It would be far better if the U.S. Congress got in the game and passed legislation putting a price on carbon, whether through a carbon tax or through an economywide cap on carbon that allows firms to trade pollution allowances in a market-based scheme—an approach that has worked well for other pollution problems, like acid rain. It would be far more efficient and effective for Congress to adopt a comprehensive solution to climate change than to rely on piecemeal strategies that a president can implement using existing laws, which are not perfectly designed for dealing with climate change.
Before the COVID crisis, industry support for a carbon tax was building, and I think that support is fairly solid because a tax is the preferred option for business. But the Democrats would need to control both chambers, I think, to get it done. And even then, it would be a heavy lift without a president putting his shoulder to the wheel.
COVID-19 has reduced the number of people traveling by car or air. At the same time, oil prices have recently fallen to record lows. What impact is all this having on the environment in the short term, and do you see potential for any long-term effects?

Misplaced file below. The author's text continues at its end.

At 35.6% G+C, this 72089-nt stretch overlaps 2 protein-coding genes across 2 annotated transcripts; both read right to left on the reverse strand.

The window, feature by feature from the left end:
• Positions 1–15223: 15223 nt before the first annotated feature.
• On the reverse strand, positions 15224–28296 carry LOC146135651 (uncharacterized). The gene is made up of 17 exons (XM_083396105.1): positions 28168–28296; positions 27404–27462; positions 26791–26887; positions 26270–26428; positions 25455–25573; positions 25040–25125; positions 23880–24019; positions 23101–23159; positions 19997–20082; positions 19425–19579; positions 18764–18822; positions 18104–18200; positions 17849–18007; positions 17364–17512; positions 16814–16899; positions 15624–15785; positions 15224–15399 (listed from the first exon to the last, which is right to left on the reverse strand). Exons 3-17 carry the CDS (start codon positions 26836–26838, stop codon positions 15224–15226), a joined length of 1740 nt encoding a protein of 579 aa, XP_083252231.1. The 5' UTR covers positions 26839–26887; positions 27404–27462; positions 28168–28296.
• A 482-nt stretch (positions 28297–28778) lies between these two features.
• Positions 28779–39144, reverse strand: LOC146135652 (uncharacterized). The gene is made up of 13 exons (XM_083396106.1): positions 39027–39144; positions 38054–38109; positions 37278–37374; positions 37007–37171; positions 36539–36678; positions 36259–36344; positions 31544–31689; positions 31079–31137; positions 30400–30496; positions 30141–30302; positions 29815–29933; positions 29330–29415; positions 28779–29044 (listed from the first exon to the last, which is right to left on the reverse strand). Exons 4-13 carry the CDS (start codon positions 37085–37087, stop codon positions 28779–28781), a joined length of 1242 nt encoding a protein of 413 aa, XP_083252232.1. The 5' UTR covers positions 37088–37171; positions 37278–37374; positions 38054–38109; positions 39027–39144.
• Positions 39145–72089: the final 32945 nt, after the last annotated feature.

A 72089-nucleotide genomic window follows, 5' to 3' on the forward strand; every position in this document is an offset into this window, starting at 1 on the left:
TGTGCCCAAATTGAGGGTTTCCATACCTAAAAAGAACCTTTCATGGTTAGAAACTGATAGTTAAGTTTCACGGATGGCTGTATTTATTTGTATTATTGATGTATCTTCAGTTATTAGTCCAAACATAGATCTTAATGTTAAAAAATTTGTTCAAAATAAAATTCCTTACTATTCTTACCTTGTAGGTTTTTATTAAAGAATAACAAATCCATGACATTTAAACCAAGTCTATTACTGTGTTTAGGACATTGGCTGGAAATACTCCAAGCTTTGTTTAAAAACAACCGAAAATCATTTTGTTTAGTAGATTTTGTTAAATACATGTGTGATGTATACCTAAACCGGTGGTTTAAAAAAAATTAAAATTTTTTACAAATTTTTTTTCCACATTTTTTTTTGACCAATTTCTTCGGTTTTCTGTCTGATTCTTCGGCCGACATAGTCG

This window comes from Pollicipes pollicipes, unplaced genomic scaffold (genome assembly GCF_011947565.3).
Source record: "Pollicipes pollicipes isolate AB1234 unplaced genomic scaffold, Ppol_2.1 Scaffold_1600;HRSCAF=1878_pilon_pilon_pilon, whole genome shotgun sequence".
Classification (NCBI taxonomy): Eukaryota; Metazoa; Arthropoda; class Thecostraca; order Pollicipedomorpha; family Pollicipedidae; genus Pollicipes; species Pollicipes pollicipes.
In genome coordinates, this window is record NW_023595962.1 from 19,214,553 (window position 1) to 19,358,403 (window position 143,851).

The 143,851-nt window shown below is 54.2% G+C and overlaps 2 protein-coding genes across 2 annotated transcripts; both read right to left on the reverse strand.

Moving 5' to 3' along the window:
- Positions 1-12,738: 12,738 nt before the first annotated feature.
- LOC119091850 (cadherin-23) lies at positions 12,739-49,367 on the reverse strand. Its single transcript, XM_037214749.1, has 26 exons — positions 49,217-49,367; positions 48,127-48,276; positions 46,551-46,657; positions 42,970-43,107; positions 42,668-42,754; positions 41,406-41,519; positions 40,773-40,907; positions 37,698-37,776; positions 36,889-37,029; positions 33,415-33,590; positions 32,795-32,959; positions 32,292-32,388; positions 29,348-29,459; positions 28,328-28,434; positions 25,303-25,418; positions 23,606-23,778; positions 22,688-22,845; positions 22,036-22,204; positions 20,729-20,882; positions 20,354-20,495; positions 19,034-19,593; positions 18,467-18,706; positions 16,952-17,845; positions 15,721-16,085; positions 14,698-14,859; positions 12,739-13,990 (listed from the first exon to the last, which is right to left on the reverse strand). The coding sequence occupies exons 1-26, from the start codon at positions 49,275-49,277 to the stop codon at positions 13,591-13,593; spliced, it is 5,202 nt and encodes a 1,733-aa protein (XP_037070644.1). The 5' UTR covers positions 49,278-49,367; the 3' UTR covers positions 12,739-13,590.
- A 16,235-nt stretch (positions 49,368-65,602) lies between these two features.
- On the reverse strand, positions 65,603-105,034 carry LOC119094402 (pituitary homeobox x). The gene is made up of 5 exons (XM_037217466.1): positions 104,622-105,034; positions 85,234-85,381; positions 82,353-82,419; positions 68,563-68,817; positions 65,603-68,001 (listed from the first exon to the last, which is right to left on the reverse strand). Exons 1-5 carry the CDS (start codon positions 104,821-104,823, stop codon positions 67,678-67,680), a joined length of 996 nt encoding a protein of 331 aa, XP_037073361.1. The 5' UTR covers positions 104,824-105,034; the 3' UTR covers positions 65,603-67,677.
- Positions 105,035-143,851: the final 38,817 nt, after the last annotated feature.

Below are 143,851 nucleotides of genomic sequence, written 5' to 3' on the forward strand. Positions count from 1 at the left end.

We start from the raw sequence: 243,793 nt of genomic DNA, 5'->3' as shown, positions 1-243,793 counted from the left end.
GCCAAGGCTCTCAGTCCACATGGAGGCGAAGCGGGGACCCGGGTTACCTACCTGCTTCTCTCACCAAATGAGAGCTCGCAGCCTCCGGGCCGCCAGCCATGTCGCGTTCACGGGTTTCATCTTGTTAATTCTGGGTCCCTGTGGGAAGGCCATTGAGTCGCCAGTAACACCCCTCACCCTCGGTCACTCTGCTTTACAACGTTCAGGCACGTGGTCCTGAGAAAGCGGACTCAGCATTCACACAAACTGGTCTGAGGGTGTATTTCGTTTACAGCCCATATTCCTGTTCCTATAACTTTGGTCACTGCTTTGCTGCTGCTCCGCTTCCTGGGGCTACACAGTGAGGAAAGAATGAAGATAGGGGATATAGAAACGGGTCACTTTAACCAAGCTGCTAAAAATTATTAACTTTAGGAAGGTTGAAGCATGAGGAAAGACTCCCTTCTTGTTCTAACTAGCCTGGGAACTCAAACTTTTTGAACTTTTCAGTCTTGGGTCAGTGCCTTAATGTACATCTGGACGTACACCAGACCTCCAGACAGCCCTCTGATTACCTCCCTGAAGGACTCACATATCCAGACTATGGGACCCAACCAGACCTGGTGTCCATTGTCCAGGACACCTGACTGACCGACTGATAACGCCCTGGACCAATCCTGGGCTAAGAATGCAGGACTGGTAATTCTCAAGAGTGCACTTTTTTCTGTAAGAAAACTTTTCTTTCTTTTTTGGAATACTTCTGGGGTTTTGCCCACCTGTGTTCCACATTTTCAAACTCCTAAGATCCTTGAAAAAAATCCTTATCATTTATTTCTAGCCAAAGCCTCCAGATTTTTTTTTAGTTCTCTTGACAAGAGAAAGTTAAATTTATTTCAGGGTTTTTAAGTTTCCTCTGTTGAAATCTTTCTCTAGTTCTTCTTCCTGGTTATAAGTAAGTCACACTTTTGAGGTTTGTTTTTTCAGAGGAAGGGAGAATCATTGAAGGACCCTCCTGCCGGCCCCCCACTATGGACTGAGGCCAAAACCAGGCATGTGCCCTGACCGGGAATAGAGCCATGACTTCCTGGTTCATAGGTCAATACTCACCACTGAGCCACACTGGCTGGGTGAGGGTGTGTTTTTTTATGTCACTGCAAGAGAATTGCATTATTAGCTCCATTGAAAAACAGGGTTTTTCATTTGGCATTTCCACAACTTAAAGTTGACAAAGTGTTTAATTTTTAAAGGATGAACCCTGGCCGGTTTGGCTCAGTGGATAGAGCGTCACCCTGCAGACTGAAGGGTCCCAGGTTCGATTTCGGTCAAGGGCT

It's too soon to draw lessons from COVID, and I don't agree with some who say there is a "silver lining" in the form of lower emissions because the economy is shut down. No one wants the economy shut down! On a short-term basis, yes, we have healthier air, and with the simultaneous supply and demand shocks in the oil industry, we have a glut of product, so gas prices have plummeted. And in theory, people might be tempted to buy bigger, less fuel-efficient SUVs since fueling them will be cheap, if this situation lasts.
But we need to keep our eye on the ball with climate policy—we need a policy not for the short term, but for the long term. The best solution is to raise fuel efficiency standards for the transport sector and support zero-emission vehicles, including electric vehicles; drive greenhouse gas reduction in the electricity sector by supporting renewables and energy efficiency; and adopt a suite of other policies in the manufacturing, industrial, and agricultural sectors that also reduce greenhouse gases.
It may be harder to do that in an economic crisis, because it will be tempting to say we can't afford it. But if COVID teaches us anything, it's that there is more peril in being unprepared than in taking steps in advance to avoid disasters. The long-term economic costs of doing nothing on climate change are far higher than if we take appropriate steps and make the needed investments now. You don't need to believe me—economists from both parties and informed experts on both sides of the aisle have repeatedly made this argument.
To me, the lesson of the moment is: We were not ready for this global pandemic, and our institutions were slow to respond. Let's not keep making that mistake with climate change.